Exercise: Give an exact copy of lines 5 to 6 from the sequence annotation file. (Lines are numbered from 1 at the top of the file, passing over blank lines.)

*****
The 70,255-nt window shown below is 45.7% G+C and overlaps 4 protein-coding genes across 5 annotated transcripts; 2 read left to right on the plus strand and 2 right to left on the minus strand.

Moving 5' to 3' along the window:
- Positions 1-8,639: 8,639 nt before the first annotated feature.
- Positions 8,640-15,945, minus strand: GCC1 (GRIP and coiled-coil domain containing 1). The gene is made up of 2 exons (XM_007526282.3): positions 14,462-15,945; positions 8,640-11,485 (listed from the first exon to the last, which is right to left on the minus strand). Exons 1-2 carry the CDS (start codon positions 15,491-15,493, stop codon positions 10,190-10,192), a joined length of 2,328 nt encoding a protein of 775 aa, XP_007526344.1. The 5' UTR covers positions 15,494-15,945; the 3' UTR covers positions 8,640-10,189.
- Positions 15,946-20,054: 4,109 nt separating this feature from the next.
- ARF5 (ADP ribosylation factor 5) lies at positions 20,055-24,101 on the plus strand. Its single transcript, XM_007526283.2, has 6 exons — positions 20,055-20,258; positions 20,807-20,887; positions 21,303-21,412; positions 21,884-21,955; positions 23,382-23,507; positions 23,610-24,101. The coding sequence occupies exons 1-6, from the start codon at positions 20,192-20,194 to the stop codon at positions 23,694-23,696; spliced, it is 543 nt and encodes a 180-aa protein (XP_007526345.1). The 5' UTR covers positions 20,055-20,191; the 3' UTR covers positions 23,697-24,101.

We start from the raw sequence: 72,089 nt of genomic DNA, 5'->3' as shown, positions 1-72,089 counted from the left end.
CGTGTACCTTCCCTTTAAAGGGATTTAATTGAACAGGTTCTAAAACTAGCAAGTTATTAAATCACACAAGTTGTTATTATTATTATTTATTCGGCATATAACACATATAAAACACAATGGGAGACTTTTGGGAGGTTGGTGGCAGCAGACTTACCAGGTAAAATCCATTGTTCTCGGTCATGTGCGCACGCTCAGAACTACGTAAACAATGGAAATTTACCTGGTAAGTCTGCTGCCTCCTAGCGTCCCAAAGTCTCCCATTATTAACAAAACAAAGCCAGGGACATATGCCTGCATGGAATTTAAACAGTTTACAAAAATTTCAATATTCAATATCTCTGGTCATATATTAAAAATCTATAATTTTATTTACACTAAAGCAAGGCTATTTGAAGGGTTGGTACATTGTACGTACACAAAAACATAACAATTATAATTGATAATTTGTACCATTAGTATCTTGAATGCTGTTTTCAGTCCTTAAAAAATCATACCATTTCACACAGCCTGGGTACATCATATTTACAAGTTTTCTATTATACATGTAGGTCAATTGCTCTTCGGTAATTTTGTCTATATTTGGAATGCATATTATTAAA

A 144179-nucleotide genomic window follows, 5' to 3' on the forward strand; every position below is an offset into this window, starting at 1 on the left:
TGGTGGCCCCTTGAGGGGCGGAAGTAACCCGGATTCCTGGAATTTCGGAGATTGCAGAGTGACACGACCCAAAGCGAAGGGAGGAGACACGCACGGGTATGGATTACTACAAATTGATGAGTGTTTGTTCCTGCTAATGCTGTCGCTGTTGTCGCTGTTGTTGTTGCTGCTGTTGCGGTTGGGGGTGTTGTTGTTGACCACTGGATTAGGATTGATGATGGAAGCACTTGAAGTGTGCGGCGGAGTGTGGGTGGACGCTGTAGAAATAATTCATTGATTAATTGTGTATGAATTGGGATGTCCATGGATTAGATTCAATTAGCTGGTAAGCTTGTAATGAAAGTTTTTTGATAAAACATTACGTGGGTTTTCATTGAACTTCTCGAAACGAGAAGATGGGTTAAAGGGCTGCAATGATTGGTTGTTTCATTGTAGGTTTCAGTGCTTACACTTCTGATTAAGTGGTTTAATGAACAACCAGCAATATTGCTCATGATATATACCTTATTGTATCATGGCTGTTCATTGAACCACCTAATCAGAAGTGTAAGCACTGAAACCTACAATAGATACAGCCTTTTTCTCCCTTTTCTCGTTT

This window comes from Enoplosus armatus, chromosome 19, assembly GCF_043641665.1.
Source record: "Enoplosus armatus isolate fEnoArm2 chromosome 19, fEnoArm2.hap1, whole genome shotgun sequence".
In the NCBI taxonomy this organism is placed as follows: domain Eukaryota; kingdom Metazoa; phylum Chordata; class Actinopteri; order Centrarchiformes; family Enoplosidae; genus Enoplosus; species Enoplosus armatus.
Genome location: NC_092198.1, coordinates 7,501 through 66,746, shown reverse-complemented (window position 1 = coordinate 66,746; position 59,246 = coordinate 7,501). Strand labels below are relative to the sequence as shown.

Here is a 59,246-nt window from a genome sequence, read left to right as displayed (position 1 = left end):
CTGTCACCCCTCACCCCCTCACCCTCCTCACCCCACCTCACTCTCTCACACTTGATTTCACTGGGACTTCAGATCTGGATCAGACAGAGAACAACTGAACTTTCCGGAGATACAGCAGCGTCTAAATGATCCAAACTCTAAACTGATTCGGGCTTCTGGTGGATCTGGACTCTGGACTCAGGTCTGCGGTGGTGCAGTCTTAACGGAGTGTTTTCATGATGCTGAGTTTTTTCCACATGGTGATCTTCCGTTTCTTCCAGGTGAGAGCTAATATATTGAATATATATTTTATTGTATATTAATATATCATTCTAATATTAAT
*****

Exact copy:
- Positions 15,946-20,054: 4,109 nt separating this feature from the next.
- ARF5 (ADP ribosylation factor 5) lies at positions 20,055-24,101 on the plus strand. Its single transcript, XM_007526283.2, has 6 exons — positions 20,055-20,258; positions 20,807-20,887; positions 21,303-21,412; positions 21,884-21,955; positions 23,382-23,507; positions 23,610-24,101. The coding sequence occupies exons 1-6, from the start codon at positions 20,192-20,194 to the stop codon at positions 23,694-23,696; spliced, it is 543 nt and encodes a 180-aa protein (XP_007526345.1). The 5' UTR covers positions 20,055-20,191; the 3' UTR covers positions 23,697-24,101.